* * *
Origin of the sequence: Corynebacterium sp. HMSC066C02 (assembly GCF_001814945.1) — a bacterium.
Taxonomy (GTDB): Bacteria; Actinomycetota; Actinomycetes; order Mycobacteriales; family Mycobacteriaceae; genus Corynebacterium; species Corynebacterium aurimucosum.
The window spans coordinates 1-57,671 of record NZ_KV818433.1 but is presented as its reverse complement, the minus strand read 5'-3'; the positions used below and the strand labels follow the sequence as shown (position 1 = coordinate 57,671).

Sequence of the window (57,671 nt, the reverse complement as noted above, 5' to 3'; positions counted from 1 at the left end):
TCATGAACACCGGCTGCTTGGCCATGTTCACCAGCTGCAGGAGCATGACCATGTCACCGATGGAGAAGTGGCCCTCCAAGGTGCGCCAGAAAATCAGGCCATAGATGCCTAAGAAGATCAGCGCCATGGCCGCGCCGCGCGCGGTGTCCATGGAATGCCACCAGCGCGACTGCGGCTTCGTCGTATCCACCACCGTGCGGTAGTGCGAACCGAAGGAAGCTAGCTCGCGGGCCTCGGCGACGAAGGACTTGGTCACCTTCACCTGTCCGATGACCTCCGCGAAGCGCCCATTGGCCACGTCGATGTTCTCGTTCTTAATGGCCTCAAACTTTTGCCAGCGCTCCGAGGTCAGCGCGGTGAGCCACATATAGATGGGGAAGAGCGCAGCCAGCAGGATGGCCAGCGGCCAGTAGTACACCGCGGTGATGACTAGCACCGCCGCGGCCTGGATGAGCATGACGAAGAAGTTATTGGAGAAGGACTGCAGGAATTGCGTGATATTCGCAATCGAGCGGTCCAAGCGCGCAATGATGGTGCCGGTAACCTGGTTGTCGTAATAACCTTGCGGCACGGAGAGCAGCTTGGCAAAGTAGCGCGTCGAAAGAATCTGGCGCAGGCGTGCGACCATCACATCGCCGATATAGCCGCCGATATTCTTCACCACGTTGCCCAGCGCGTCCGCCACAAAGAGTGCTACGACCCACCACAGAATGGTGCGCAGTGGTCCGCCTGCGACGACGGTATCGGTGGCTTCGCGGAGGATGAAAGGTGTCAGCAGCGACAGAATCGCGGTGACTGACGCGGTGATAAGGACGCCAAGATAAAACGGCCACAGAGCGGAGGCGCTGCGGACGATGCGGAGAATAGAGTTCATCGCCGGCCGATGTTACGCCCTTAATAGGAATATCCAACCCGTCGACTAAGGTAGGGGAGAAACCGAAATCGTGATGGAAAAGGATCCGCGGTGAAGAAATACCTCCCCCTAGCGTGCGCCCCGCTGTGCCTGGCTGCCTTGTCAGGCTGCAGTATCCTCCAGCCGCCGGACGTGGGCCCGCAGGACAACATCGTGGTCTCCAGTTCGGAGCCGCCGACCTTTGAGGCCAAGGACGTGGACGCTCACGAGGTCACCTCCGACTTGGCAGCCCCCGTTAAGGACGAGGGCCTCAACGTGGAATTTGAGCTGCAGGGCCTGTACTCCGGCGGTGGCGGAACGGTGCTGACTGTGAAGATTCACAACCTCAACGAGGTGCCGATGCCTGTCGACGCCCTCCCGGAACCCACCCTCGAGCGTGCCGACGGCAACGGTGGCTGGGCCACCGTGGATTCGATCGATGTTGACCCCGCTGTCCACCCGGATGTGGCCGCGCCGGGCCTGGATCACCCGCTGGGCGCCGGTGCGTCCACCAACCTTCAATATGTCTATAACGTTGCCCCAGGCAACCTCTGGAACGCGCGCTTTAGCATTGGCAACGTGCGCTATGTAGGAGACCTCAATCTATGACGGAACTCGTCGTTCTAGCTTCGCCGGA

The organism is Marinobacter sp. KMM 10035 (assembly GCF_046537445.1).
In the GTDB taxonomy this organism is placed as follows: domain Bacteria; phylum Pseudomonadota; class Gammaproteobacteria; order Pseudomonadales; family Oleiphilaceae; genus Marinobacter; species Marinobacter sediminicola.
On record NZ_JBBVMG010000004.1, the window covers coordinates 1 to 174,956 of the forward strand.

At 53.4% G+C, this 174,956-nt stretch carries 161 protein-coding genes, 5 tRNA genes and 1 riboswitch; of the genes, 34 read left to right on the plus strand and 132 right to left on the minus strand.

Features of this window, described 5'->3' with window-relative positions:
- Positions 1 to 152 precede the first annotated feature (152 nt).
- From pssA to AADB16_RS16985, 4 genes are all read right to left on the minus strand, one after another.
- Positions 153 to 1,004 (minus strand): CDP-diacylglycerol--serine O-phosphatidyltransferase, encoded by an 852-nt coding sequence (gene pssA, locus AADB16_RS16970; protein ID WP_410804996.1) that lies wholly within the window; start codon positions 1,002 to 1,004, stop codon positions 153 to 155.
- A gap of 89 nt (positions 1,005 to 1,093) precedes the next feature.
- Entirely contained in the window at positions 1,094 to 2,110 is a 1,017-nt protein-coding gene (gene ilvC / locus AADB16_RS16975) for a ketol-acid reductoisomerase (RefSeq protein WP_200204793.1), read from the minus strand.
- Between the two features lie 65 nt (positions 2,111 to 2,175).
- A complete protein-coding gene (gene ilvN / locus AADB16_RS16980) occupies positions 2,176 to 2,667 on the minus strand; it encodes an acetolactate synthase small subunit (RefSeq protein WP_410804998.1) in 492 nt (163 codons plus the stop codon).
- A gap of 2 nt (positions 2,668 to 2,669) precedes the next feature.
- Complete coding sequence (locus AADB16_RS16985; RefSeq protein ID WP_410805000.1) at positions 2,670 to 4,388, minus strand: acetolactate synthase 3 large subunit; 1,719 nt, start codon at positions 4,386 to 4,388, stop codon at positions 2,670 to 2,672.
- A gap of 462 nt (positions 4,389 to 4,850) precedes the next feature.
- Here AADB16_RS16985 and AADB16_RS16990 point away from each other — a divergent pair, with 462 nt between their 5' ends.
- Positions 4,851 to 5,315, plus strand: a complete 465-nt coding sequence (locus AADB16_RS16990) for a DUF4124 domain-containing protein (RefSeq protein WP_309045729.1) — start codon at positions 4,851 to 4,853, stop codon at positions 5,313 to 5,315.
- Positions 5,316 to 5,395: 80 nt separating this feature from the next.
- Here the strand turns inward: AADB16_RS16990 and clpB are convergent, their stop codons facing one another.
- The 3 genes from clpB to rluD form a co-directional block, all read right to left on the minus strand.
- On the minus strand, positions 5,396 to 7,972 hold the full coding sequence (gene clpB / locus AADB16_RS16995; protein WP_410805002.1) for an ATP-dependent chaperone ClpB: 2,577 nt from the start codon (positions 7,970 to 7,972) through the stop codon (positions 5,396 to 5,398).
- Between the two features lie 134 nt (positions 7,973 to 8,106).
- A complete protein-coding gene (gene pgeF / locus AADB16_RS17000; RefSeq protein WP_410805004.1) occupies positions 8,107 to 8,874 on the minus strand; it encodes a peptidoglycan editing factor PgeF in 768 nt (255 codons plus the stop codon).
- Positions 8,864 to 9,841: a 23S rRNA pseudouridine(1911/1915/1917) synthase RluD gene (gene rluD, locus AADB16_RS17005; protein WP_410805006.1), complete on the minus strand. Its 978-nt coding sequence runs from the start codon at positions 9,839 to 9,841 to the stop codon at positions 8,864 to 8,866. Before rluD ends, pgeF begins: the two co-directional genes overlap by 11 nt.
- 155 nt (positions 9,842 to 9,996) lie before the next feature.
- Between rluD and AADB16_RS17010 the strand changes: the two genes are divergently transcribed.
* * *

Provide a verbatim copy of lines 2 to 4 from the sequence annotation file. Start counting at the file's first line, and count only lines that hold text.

Taxonomy (GTDB): Bacteria; Actinomycetota; Actinomycetes; order Mycobacteriales; family Mycobacteriaceae; genus Corynebacterium; species Corynebacterium aurimucosum.
The window spans coordinates 1-57,671 of record NZ_KV818433.1 but is presented as its reverse complement, the minus strand read 5'-3'; the positions used below and the strand labels follow the sequence as shown (position 1 = coordinate 57,671).

Sequence of the window (57,671 nt, the reverse complement as noted above, 5' to 3'; positions counted from 1 at the left end):